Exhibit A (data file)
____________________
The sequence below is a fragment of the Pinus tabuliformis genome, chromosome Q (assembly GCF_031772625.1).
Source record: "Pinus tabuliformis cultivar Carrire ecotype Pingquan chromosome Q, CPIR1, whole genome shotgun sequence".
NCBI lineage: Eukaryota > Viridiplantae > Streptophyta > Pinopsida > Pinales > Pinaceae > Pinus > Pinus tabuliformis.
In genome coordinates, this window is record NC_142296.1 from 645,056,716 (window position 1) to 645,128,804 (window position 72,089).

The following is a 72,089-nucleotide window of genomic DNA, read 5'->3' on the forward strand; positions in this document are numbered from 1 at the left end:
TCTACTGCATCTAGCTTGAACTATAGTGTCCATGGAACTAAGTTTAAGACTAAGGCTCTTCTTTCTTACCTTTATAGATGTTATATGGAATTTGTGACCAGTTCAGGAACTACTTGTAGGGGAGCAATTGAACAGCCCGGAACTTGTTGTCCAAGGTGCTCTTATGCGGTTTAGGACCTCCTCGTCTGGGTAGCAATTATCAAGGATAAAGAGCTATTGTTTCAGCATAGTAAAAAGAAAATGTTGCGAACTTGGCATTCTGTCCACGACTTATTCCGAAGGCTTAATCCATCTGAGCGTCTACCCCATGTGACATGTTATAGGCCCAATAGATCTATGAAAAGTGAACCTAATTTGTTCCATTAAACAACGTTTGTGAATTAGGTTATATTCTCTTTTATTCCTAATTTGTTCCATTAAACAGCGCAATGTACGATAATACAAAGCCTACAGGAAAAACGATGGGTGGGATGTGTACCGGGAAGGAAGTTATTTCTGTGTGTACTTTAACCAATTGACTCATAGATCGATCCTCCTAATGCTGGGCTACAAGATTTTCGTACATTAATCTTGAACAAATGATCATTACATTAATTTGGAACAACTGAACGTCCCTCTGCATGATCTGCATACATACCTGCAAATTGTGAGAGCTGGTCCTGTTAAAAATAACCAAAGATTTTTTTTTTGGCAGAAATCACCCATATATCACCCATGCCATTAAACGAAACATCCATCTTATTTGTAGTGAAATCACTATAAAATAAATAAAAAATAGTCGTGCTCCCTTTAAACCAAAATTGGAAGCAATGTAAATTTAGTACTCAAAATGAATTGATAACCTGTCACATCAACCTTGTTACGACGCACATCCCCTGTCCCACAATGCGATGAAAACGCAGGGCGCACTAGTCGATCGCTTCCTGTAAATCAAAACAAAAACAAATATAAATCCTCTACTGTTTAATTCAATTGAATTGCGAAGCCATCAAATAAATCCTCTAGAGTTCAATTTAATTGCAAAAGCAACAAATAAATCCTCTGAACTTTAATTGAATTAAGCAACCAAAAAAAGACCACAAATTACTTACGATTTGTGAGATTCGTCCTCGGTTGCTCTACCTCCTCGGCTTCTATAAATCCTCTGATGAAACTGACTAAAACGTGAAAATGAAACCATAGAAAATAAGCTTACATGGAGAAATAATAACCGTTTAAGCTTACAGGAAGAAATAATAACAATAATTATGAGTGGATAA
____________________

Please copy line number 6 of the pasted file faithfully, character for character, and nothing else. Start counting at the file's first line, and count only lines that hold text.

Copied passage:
TCTACTGCATCTAGCTTGAACTATAGTGTCCATGGAACTAAGTTTAAGACTAAGGCTCTTCTTTCTTACCTTTATAGATGTTATATGGAATTTGTGACCAGTTCAGGAACTACTTGTAGGGGAGCAATTGAACAGCCCGGAACTTGTTGTCCAAGGTGCTCTTATGCGGTTTAGGACCTCCTCGTCTGGGTAGCAATTATCAAGGATAAAGAGCTATTGTTTCAGCATAGTAAAAAGAAAATGTTGCGAACTTGGCATTCTGTCCACGACTTATTCCGAAGGCTTAATCCATCTGAGCGTCTACCCCATGTGACATGTTATAGGCCCAATAGATCTATGAAAAGTGAACCTAATTTGTTCCATTAAACAACGTTTGTGAATTAGGTTATATTCTCTTTTATTCCTAATTTGTTCCATTAAACAGCGCAATGTACGATAATACAAAGCCTACAGGAAAAACGATGGGTGGGATGTGTACCGGGAAGGAAGTTATTTCTGTGTGTACTTTAACCAATTGACTCATAGATCGATCCTCCTAATGCTGGGCTACAAGATTTTCGTACATTAATCTTGAACAAATGATCATTACATTAATTTGGAACAACTGAACGTCCCTCTGCATGATCTGCATACATACCTGCAAATTGTGAGAGCTGGTCCTGTTAAAAATAACCAAAGATTTTTTTTTTGGCAGAAATCACCCATATATCACCCATGCCATTAAACGAAACATCCATCTTATTTGTAGTGAAATCACTATAAAATAAATAAAAAATAGTCGTGCTCCCTTTAAACCAAAATTGGAAGCAATGTAAATTTAGTACTCAAAATGAATTGATAACCTGTCACATCAACCTTGTTACGACGCACATCCCCTGTCCCACAATGCGATGAAAACGCAGGGCGCACTAGTCGATCGCTTCCTGTAAATCAAAACAAAAACAAATATAAATCCTCTACTGTTTAATTCAATTGAATTGCGAAGCCATCAAATAAATCCTCTAGAGTTCAATTTAATTGCAAAAGCAACAAATAAATCCTCTGAACTTTAATTGAATTAAGCAACCAAAAAAAGACCACAAATTACTTACGATTTGTGAGATTCGTCCTCGGTTGCTCTACCTCCTCGGCTTCTATAAATCCTCTGATGAAACTGACTAAAACGTGAAAATGAAACCATAGAAAATAAGCTTACATGGAGAAATAATAACCGTTTAAGCTTACAGGAAGAAATAATAACAATAATTATGAGTGGATAA